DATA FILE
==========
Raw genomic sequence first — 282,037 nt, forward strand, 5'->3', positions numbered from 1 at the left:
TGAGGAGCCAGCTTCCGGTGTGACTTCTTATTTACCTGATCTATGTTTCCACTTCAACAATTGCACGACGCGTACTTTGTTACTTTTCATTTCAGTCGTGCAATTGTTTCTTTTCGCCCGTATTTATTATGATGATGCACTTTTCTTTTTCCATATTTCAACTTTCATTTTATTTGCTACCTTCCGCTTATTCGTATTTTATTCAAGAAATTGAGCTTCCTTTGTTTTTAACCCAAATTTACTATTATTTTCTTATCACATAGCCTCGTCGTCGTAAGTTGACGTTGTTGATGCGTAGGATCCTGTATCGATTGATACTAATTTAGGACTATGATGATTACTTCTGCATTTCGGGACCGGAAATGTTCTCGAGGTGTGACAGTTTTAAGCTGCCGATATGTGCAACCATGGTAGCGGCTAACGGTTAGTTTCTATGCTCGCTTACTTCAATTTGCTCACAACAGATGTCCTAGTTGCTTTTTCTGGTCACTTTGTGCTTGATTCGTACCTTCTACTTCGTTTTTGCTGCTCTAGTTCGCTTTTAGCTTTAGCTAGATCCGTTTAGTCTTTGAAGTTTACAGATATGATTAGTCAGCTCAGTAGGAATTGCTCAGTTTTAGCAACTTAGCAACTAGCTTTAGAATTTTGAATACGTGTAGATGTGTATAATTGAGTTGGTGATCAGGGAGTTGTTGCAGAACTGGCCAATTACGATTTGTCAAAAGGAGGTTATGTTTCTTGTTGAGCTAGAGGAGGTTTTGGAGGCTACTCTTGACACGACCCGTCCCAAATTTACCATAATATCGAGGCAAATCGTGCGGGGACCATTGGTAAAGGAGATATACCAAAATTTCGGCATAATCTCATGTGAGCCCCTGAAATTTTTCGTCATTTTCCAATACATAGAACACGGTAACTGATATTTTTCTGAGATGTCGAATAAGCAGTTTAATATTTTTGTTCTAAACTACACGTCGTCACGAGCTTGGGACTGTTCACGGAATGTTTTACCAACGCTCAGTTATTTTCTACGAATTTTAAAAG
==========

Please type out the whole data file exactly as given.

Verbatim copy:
Raw genomic sequence first — 282,037 nt, forward strand, 5'->3', positions numbered from 1 at the left:
TGAGGAGCCAGCTTCCGGTGTGACTTCTTATTTACCTGATCTATGTTTCCACTTCAACAATTGCACGACGCGTACTTTGTTACTTTTCATTTCAGTCGTGCAATTGTTTCTTTTCGCCCGTATTTATTATGATGATGCACTTTTCTTTTTCCATATTTCAACTTTCATTTTATTTGCTACCTTCCGCTTATTCGTATTTTATTCAAGAAATTGAGCTTCCTTTGTTTTTAACCCAAATTTACTATTATTTTCTTATCACATAGCCTCGTCGTCGTAAGTTGACGTTGTTGATGCGTAGGATCCTGTATCGATTGATACTAATTTAGGACTATGATGATTACTTCTGCATTTCGGGACCGGAAATGTTCTCGAGGTGTGACAGTTTTAAGCTGCCGATATGTGCAACCATGGTAGCGGCTAACGGTTAGTTTCTATGCTCGCTTACTTCAATTTGCTCACAACAGATGTCCTAGTTGCTTTTTCTGGTCACTTTGTGCTTGATTCGTACCTTCTACTTCGTTTTTGCTGCTCTAGTTCGCTTTTAGCTTTAGCTAGATCCGTTTAGTCTTTGAAGTTTACAGATATGATTAGTCAGCTCAGTAGGAATTGCTCAGTTTTAGCAACTTAGCAACTAGCTTTAGAATTTTGAATACGTGTAGATGTGTATAATTGAGTTGGTGATCAGGGAGTTGTTGCAGAACTGGCCAATTACGATTTGTCAAAAGGAGGTTATGTTTCTTGTTGAGCTAGAGGAGGTTTTGGAGGCTACTCTTGACACGACCCGTCCCAAATTTACCATAATATCGAGGCAAATCGTGCGGGGACCATTGGTAAAGGAGATATACCAAAATTTCGGCATAATCTCATGTGAGCCCCTGAAATTTTTCGTCATTTTCCAATACATAGAACACGGTAACTGATATTTTTCTGAGATGTCGAATAAGCAGTTTAATATTTTTGTTCTAAACTACACGTCGTCACGAGCTTGGGACTGTTCACGGAATGTTTTACCAACGCTCAGTTATTTTCTACGAATTTTAAAAG